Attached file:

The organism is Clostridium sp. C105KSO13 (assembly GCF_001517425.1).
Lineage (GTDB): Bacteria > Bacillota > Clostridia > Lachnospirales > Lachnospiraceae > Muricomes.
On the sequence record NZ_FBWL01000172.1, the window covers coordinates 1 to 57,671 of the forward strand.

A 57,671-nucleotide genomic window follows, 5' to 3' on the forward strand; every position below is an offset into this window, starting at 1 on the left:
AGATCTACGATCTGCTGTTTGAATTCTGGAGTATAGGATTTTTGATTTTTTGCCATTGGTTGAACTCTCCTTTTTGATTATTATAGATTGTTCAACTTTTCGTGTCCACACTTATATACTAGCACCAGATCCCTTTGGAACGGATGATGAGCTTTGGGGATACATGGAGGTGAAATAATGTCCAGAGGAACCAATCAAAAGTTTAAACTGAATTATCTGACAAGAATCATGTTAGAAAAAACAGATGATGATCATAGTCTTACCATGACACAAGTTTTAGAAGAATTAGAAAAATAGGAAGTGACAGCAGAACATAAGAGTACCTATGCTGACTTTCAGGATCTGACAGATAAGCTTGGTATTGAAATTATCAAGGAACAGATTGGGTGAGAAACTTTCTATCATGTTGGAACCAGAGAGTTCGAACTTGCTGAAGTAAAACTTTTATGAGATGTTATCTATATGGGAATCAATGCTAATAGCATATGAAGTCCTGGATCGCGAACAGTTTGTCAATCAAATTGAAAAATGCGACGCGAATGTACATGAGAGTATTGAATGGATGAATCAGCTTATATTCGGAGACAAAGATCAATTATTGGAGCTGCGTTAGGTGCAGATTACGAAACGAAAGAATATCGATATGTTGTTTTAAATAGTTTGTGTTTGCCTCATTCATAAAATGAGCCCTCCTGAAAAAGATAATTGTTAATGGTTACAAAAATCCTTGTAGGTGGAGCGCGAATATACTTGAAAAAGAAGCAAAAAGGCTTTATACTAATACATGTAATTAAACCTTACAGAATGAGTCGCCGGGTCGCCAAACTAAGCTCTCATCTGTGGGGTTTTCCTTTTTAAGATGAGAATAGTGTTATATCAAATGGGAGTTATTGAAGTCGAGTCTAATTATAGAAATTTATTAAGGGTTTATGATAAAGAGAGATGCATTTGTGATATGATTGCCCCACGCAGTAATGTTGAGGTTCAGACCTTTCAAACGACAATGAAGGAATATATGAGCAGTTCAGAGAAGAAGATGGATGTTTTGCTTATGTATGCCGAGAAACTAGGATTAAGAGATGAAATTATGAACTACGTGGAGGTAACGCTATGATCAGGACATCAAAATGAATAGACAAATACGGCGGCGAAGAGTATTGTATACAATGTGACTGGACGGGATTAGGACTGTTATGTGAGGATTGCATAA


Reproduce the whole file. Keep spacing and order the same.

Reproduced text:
The organism is Clostridium sp. C105KSO13 (assembly GCF_001517425.1).
Lineage (GTDB): Bacteria > Bacillota > Clostridia > Lachnospirales > Lachnospiraceae > Muricomes.
On the sequence record NZ_FBWL01000172.1, the window covers coordinates 1 to 57,671 of the forward strand.

A 57,671-nucleotide genomic window follows, 5' to 3' on the forward strand; every position below is an offset into this window, starting at 1 on the left:
AGATCTACGATCTGCTGTTTGAATTCTGGAGTATAGGATTTTTGATTTTTTGCCATTGGTTGAACTCTCCTTTTTGATTATTATAGATTGTTCAACTTTTCGTGTCCACACTTATATACTAGCACCAGATCCCTTTGGAACGGATGATGAGCTTTGGGGATACATGGAGGTGAAATAATGTCCAGAGGAACCAATCAAAAGTTTAAACTGAATTATCTGACAAGAATCATGTTAGAAAAAACAGATGATGATCATAGTCTTACCATGACACAAGTTTTAGAAGAATTAGAAAAATAGGAAGTGACAGCAGAACATAAGAGTACCTATGCTGACTTTCAGGATCTGACAGATAAGCTTGGTATTGAAATTATCAAGGAACAGATTGGGTGAGAAACTTTCTATCATGTTGGAACCAGAGAGTTCGAACTTGCTGAAGTAAAACTTTTATGAGATGTTATCTATATGGGAATCAATGCTAATAGCATATGAAGTCCTGGATCGCGAACAGTTTGTCAATCAAATTGAAAAATGCGACGCGAATGTACATGAGAGTATTGAATGGATGAATCAGCTTATATTCGGAGACAAAGATCAATTATTGGAGCTGCGTTAGGTGCAGATTACGAAACGAAAGAATATCGATATGTTGTTTTAAATAGTTTGTGTTTGCCTCATTCATAAAATGAGCCCTCCTGAAAAAGATAATTGTTAATGGTTACAAAAATCCTTGTAGGTGGAGCGCGAATATACTTGAAAAAGAAGCAAAAAGGCTTTATACTAATACATGTAATTAAACCTTACAGAATGAGTCGCCGGGTCGCCAAACTAAGCTCTCATCTGTGGGGTTTTCCTTTTTAAGATGAGAATAGTGTTATATCAAATGGGAGTTATTGAAGTCGAGTCTAATTATAGAAATTTATTAAGGGTTTATGATAAAGAGAGATGCATTTGTGATATGATTGCCCCACGCAGTAATGTTGAGGTTCAGACCTTTCAAACGACAATGAAGGAATATATGAGCAGTTCAGAGAAGAAGATGGATGTTTTGCTTATGTATGCCGAGAAACTAGGATTAAGAGATGAAATTATGAACTACGTGGAGGTAACGCTATGATCAGGACATCAAAATGAATAGACAAATACGGCGGCGAAGAGTATTGTATACAATGTGACTGGACGGGATTAGGACTGTTATGTGAGGATTGCATAA